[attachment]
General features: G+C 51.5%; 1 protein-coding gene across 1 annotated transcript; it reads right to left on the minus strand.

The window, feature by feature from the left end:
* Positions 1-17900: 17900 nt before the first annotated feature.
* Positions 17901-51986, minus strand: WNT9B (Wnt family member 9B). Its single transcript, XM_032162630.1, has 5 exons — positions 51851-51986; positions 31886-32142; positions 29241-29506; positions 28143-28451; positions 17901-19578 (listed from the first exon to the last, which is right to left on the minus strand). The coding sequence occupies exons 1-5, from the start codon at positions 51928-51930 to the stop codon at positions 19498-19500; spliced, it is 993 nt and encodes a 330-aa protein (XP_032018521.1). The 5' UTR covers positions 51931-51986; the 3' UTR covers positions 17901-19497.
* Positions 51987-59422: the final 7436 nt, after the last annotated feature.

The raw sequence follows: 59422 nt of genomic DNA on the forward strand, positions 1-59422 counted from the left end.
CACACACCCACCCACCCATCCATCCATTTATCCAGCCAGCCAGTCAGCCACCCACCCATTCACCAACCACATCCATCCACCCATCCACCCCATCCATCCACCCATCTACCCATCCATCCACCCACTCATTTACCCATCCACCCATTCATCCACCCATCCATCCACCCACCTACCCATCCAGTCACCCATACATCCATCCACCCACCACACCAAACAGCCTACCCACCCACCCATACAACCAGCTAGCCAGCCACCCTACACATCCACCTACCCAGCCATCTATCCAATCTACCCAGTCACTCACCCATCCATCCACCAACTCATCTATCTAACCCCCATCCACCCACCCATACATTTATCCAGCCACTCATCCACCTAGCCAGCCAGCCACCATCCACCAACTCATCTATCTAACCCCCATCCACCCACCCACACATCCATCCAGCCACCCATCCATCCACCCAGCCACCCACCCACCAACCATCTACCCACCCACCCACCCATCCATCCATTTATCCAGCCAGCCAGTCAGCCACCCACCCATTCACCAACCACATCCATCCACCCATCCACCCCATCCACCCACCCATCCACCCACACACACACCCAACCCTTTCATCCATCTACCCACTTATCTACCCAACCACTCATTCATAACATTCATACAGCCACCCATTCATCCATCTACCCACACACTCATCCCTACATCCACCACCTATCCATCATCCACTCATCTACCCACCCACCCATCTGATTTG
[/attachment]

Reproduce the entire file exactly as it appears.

General features: G+C 51.5%; 1 protein-coding gene across 1 annotated transcript; it reads right to left on the minus strand.

The window, feature by feature from the left end:
* Positions 1-17900: 17900 nt before the first annotated feature.
* Positions 17901-51986, minus strand: WNT9B (Wnt family member 9B). Its single transcript, XM_032162630.1, has 5 exons — positions 51851-51986; positions 31886-32142; positions 29241-29506; positions 28143-28451; positions 17901-19578 (listed from the first exon to the last, which is right to left on the minus strand). The coding sequence occupies exons 1-5, from the start codon at positions 51928-51930 to the stop codon at positions 19498-19500; spliced, it is 993 nt and encodes a 330-aa protein (XP_032018521.1). The 5' UTR covers positions 51931-51986; the 3' UTR covers positions 17901-19497.
* Positions 51987-59422: the final 7436 nt, after the last annotated feature.

The raw sequence follows: 59422 nt of genomic DNA on the forward strand, positions 1-59422 counted from the left end.
CACACACCCACCCACCCATCCATCCATTTATCCAGCCAGCCAGTCAGCCACCCACCCATTCACCAACCACATCCATCCACCCATCCACCCCATCCATCCACCCATCTACCCATCCATCCACCCACTCATTTACCCATCCACCCATTCATCCACCCATCCATCCACCCACCTACCCATCCAGTCACCCATACATCCATCCACCCACCACACCAAACAGCCTACCCACCCACCCATACAACCAGCTAGCCAGCCACCCTACACATCCACCTACCCAGCCATCTATCCAATCTACCCAGTCACTCACCCATCCATCCACCAACTCATCTATCTAACCCCCATCCACCCACCCATACATTTATCCAGCCACTCATCCACCTAGCCAGCCAGCCACCATCCACCAACTCATCTATCTAACCCCCATCCACCCACCCACACATCCATCCAGCCACCCATCCATCCACCCAGCCACCCACCCACCAACCATCTACCCACCCACCCACCCATCCATCCATTTATCCAGCCAGCCAGTCAGCCACCCACCCATTCACCAACCACATCCATCCACCCATCCACCCCATCCACCCACCCATCCACCCACACACACACCCAACCCTTTCATCCATCTACCCACTTATCTACCCAACCACTCATTCATAACATTCATACAGCCACCCATTCATCCATCTACCCACACACTCATCCCTACATCCACCACCTATCCATCATCCACTCATCTACCCACCCACCCATCTGATTTG